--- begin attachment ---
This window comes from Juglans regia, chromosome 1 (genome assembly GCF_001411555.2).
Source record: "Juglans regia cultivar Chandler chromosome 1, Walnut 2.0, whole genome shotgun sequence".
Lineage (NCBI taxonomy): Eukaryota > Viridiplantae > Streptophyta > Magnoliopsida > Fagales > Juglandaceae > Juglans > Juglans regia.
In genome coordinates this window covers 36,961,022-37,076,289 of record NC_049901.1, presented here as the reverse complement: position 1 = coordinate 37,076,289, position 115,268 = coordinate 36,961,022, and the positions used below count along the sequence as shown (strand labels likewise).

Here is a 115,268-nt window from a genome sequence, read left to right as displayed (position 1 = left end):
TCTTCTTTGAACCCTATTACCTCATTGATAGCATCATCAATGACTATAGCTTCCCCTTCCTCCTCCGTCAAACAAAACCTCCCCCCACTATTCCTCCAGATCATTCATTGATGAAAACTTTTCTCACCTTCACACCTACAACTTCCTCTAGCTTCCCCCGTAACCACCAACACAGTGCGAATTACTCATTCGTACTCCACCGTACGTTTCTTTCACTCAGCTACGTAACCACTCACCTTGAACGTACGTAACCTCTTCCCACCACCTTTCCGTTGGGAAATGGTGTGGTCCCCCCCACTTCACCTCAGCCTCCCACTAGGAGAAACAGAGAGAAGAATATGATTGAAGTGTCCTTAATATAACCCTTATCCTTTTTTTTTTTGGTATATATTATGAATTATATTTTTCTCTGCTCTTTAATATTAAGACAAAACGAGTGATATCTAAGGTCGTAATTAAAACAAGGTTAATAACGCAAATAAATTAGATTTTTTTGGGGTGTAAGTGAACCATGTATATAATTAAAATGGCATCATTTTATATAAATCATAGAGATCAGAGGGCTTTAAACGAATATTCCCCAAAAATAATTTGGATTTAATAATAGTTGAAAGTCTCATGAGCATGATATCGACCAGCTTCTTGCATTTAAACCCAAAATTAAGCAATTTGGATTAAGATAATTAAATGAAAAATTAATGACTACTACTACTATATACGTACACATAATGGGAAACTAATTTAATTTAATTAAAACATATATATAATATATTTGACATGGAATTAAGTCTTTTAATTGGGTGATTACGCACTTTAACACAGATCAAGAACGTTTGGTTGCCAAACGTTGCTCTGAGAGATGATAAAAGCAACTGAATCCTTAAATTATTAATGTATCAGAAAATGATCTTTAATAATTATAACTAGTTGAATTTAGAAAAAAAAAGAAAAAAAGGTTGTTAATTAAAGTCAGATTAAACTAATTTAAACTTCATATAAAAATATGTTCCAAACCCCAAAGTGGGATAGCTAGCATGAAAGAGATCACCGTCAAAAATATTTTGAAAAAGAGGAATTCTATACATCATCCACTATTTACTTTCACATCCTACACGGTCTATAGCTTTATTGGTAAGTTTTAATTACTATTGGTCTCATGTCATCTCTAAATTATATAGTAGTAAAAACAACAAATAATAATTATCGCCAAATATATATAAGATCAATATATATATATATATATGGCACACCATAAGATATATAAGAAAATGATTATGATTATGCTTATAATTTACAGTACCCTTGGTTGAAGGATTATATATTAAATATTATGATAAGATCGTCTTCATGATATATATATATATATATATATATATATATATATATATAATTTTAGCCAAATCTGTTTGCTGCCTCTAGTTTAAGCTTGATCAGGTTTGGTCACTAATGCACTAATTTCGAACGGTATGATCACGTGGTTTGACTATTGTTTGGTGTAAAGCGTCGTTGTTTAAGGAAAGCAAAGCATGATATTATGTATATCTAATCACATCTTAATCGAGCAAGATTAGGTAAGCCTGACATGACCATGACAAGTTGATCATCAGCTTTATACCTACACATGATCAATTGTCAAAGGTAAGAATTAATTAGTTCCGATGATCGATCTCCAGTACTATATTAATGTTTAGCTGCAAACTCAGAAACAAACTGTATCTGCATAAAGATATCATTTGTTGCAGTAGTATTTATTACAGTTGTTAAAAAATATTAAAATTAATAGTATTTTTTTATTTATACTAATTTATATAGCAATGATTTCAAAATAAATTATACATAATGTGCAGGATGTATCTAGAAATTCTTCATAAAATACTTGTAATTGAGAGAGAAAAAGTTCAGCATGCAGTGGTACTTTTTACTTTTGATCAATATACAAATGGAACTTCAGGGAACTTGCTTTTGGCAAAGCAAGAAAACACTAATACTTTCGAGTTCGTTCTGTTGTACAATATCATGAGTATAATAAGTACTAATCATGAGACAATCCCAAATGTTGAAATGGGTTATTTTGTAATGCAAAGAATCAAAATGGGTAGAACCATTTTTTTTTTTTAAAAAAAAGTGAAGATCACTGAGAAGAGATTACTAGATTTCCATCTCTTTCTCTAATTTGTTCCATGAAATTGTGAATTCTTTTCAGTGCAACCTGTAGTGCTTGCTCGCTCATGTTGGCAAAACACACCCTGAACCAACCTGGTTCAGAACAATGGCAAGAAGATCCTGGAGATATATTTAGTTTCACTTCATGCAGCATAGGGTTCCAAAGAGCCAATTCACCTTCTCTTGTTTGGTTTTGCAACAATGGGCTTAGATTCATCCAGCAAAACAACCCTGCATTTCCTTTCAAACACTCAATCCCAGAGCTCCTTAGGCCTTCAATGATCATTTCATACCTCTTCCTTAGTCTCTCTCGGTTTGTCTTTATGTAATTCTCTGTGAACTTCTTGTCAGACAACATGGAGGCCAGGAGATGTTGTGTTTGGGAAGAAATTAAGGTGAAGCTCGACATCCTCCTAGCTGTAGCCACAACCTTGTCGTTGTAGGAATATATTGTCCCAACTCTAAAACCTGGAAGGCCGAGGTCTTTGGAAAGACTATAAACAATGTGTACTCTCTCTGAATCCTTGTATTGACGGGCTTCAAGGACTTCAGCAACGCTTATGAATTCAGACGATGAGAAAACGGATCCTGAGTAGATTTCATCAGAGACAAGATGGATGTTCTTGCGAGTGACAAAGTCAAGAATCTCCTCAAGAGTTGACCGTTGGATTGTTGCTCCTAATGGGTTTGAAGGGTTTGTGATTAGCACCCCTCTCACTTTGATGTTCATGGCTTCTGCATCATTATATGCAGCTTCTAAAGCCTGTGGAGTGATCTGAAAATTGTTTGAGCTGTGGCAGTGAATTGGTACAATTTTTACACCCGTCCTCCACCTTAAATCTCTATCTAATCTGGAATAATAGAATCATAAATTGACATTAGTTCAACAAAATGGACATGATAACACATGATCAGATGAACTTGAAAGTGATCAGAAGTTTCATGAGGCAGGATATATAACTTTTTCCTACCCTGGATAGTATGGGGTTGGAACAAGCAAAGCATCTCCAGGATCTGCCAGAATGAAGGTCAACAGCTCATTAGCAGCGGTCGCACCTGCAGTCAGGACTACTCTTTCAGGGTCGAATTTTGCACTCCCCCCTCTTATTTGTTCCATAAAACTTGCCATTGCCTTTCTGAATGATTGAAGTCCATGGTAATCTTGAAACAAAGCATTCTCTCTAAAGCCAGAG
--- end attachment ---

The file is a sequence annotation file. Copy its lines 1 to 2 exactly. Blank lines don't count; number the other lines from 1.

This window comes from Juglans regia, chromosome 1 (genome assembly GCF_001411555.2).
Source record: "Juglans regia cultivar Chandler chromosome 1, Walnut 2.0, whole genome shotgun sequence".